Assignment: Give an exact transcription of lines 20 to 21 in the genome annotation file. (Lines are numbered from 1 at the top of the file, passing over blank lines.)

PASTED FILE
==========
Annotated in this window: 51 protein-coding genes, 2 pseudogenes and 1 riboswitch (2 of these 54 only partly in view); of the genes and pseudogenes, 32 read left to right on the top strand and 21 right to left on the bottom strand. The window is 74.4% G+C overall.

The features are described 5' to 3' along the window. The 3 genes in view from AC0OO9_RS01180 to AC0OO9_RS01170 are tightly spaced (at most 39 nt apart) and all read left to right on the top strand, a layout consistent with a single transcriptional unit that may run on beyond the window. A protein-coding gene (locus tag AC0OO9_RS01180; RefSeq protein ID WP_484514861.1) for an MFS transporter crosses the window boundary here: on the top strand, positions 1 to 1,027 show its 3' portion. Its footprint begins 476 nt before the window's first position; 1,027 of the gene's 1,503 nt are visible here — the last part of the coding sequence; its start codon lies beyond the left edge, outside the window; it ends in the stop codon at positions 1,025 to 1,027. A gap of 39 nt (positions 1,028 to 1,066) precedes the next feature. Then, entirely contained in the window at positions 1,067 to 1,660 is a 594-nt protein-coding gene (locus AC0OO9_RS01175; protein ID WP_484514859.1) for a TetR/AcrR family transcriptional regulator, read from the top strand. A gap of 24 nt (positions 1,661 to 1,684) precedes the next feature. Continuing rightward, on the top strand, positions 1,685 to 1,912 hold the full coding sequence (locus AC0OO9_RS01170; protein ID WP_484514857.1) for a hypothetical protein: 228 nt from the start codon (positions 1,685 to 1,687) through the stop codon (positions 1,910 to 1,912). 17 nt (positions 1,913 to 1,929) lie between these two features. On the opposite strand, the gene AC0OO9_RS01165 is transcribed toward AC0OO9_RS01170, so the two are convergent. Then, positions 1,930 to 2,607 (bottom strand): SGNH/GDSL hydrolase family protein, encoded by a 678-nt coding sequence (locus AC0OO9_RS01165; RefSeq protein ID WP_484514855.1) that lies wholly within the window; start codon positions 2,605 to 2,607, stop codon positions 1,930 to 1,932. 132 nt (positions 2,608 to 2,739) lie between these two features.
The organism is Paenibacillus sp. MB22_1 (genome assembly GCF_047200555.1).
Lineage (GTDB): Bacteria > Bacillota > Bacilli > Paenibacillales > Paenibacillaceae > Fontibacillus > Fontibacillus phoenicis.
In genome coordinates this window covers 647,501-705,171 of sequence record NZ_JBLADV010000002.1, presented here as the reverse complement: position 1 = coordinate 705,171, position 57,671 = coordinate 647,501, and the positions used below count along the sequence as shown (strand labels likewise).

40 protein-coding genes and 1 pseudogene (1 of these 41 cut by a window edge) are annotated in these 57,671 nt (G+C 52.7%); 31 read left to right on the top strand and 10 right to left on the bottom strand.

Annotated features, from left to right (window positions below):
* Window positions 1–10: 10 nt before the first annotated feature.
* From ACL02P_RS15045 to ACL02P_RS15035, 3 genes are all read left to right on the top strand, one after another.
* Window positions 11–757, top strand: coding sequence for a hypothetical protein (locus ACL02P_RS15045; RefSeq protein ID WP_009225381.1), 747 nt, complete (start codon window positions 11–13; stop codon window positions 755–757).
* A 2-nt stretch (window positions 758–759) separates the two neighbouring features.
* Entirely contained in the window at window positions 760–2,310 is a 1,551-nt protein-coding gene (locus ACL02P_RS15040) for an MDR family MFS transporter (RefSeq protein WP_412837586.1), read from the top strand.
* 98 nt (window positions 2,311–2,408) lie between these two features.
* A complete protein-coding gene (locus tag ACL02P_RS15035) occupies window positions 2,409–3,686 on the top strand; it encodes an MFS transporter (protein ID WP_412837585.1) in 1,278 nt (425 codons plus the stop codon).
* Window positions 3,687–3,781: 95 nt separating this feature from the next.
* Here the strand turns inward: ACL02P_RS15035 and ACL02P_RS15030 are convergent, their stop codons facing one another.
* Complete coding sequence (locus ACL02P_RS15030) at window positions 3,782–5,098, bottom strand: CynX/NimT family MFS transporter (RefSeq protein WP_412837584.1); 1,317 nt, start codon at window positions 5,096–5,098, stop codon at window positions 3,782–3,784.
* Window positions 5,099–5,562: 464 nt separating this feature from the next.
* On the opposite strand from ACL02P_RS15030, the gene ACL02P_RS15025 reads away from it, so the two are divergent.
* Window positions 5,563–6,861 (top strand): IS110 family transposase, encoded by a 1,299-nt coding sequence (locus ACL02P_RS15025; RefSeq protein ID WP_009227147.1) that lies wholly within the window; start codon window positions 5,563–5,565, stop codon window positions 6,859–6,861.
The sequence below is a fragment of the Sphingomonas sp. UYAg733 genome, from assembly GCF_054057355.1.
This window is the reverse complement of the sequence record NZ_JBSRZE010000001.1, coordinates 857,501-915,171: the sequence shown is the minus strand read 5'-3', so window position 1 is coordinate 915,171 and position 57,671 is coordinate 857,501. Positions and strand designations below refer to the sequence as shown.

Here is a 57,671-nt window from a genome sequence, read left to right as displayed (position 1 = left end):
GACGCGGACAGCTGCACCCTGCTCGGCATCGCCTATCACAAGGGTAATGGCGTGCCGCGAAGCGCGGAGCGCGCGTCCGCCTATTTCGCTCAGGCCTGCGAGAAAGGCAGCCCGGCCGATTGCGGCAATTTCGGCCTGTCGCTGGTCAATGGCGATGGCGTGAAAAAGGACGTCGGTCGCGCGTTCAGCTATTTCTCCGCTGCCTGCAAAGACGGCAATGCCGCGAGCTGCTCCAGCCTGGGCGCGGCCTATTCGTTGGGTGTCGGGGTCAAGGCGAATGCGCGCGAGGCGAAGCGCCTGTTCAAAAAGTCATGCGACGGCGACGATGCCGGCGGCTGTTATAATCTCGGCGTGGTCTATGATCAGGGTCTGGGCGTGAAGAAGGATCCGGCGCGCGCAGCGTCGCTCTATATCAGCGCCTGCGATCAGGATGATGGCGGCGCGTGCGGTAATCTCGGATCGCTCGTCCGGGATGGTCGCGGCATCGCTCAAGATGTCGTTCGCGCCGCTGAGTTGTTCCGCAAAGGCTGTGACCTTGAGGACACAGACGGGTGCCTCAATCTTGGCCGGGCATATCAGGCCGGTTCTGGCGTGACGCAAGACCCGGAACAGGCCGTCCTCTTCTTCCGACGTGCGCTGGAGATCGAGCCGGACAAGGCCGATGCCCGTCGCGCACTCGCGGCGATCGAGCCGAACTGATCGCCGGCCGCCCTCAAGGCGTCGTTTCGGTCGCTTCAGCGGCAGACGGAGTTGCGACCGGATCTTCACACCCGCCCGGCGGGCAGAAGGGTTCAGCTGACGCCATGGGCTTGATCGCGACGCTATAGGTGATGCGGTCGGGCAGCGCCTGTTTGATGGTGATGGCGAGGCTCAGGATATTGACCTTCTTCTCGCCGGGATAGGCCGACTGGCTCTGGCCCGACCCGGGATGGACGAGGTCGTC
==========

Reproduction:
* Window positions 5,563–6,861 (top strand): IS110 family transposase, encoded by a 1,299-nt coding sequence (locus ACL02P_RS15025; RefSeq protein ID WP_009227147.1) that lies wholly within the window; start codon window positions 5,563–5,565, stop codon window positions 6,859–6,861.
The sequence below is a fragment of the Sphingomonas sp. UYAg733 genome, from assembly GCF_054057355.1.